“He will say: ‘Where are their gods, the rock in which they sought refuge? Who ate the fat of their sacrifices, and drank the wine of their drink offering? Let them rise up and help you, let them be your protection! See now that I, even I, am He, and there is no god with Me; I kill and I make alive, I wound and I heal, and there is none that can deliver out of My hand.'”

Hidden Meanings and Teachings:

The verses express the futility of seeking shelter in false gods. The Gemara in Sanhedrin 63b describes the tragic error of those who, blinded by their desires, place faith in entities that neither benefit nor harm.

Understanding:

Rambam (Maimonides) in his Guide for the Perplexed (1:36) provides a philosophical exploration of these verses. He emphasizes that the ultimate reality is the existence of HaShem alone, and that any deviation from this understanding leads to spiritual and material suffering.

Secrets:

The words “I, even I, am He” have profound Kabbalistic significance. As the Zohar (2:245a) elucidates, they hint at the upper and lower unity, representing the interconnectedness of the divine emanations, the sefirot, in their perfect harmony.

Proofs:

  • Talmud, Tractate Sanhedrin 63b.
  • Rambam, Guide for the Perplexed 1:36.
  • Zohar, 2:245a.

Lesson 14: Deuteronomy 32:40-42

“For I lift up My hand to heaven, and say: As I live forever, if I whet My glittering sword, and My hand take hold on judgment; I will render vengeance to My adversaries, and will recompense them that hate Me. I will make My arrows drunk with blood, and My sword shall devour flesh; with the blood of the slain and the captives, from the long-haired heads of the enemy.”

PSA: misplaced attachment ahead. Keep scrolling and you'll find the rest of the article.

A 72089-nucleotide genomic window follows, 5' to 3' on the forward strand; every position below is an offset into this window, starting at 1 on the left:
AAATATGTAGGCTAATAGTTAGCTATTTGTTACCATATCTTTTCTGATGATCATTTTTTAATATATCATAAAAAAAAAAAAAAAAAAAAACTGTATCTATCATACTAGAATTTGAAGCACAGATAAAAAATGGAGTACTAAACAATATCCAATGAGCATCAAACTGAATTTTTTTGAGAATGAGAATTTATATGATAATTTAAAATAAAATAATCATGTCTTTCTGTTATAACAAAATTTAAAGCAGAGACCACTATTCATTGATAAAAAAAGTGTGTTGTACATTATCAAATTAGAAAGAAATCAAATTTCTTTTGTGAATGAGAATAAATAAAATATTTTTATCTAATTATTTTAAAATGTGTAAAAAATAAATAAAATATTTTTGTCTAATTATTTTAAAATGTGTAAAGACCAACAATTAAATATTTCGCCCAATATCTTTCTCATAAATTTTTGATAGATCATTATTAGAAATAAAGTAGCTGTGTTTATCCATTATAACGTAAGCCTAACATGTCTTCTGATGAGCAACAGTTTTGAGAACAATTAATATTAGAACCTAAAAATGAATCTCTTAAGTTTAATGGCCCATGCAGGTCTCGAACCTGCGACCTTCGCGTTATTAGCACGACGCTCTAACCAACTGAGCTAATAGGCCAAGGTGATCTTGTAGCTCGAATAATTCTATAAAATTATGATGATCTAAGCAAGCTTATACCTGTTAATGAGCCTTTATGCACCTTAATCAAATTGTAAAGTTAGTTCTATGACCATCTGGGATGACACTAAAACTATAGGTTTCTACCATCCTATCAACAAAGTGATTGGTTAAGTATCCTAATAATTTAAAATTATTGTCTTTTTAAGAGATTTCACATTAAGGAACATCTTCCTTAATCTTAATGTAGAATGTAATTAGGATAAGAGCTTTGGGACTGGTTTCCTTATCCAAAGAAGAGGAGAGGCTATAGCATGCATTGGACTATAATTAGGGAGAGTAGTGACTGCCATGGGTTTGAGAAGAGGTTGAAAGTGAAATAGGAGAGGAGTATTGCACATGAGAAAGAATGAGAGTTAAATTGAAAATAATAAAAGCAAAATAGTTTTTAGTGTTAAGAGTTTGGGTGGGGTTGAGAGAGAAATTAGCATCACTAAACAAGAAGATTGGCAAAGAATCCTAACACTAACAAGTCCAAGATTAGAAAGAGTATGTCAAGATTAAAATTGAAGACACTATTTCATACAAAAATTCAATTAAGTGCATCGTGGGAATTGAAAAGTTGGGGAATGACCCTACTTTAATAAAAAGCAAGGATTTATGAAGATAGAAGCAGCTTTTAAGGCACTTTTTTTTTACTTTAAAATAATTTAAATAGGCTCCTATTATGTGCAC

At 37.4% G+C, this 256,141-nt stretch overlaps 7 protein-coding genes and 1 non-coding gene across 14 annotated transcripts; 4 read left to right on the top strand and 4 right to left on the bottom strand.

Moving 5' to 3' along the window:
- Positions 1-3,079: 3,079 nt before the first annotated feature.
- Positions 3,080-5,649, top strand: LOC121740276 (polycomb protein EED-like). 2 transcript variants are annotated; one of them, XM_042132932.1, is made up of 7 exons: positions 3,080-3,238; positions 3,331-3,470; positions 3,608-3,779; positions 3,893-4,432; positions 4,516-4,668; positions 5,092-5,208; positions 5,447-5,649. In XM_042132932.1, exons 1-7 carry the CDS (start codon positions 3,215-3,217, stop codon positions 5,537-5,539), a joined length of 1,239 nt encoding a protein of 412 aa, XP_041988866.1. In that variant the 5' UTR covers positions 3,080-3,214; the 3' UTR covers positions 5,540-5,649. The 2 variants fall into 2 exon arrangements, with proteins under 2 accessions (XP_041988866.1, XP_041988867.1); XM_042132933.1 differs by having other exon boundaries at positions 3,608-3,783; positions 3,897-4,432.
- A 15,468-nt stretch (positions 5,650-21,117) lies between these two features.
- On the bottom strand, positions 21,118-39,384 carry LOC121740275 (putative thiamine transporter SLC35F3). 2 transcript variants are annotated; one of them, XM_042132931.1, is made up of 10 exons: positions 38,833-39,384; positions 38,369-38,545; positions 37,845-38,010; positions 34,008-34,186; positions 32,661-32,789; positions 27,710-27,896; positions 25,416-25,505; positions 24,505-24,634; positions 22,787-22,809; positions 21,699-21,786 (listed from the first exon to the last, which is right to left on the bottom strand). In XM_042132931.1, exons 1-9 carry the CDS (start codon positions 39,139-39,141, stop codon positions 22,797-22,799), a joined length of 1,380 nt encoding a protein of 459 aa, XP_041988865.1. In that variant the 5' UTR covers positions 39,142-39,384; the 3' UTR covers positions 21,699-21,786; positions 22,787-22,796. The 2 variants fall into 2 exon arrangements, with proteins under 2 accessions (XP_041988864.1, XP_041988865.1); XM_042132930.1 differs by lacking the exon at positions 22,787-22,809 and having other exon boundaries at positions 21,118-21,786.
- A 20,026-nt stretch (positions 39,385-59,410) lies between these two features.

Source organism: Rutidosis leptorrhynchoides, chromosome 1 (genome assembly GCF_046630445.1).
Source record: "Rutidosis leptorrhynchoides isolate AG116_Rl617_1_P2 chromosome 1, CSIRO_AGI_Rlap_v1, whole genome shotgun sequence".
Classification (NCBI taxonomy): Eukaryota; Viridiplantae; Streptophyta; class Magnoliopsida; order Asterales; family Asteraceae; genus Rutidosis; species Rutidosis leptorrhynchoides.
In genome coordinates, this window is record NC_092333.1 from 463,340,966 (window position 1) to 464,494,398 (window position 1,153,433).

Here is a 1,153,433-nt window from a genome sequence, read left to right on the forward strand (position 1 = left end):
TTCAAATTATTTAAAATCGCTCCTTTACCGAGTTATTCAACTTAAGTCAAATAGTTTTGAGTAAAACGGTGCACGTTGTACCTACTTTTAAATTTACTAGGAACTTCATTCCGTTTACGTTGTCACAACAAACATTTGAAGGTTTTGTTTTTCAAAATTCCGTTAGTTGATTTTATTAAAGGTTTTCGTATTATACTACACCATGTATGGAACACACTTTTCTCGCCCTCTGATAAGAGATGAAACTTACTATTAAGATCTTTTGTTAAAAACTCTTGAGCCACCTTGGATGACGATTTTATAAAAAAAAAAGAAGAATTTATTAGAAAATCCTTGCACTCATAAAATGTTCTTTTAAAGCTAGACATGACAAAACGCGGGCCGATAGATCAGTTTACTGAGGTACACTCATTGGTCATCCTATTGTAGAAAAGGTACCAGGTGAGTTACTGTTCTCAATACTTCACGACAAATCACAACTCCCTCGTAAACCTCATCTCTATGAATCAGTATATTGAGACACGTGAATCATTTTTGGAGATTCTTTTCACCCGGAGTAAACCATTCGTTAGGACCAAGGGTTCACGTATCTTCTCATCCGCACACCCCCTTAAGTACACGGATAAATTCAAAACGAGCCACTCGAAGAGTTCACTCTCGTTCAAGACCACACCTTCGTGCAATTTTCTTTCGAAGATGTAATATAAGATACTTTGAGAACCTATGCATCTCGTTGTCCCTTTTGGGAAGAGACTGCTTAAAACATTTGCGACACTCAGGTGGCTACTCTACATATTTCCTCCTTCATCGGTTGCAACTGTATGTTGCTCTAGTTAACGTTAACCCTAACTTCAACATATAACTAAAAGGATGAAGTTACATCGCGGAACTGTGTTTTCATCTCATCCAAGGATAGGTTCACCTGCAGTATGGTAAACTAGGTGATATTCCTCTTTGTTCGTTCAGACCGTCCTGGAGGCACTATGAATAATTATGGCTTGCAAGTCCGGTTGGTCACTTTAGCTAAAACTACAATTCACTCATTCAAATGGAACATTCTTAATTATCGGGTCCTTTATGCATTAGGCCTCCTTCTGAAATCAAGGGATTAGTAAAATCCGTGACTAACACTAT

Hidden Meanings and Teachings:

The gesture of lifting a hand to heaven is a powerful affirmation of divine authority. Midrash Tanchuma, Ha’azinu 12, discusses this as an illustration of the immutable nature of God’s decrees, a testament to the enduring and eternal nature of HaShem’s dominion over the universe.

Understanding:

The “glittering sword” is an emblem of divine judgment. Rashi, in his commentary on Deuteronomy 32:41, suggests that this sword, once unsheathed, does not return empty. This points to the precision and inevitability of divine justice.

Secrets:

The notion of “My arrows drunk with blood” delves deep into the mystical. The Zohar (3:248a) describes these arrows as channels of divine judgment. They represent aspects of the sefirot of Gevurah, the divine attribute of restriction and judgment, executing divine will with precision and finality.

Proofs:

  • Midrash Tanchuma, Ha’azinu 12.
  • Rashi’s Commentary on Deuteronomy 32:41.
  • Zohar, 3:248a.

Lesson 15: Deuteronomy 32:43-45

“Rejoice, O nations, with His people; for He will avenge the blood of His servants, and will render vengeance to His adversaries, and will make atonement for the land of His people. And Moses came and spoke all the words of this song in the ears of the people, he, and Hoshea the son of Nun. And Moses made an end of speaking all these words to all Israel.”

Hidden Meanings and Teachings: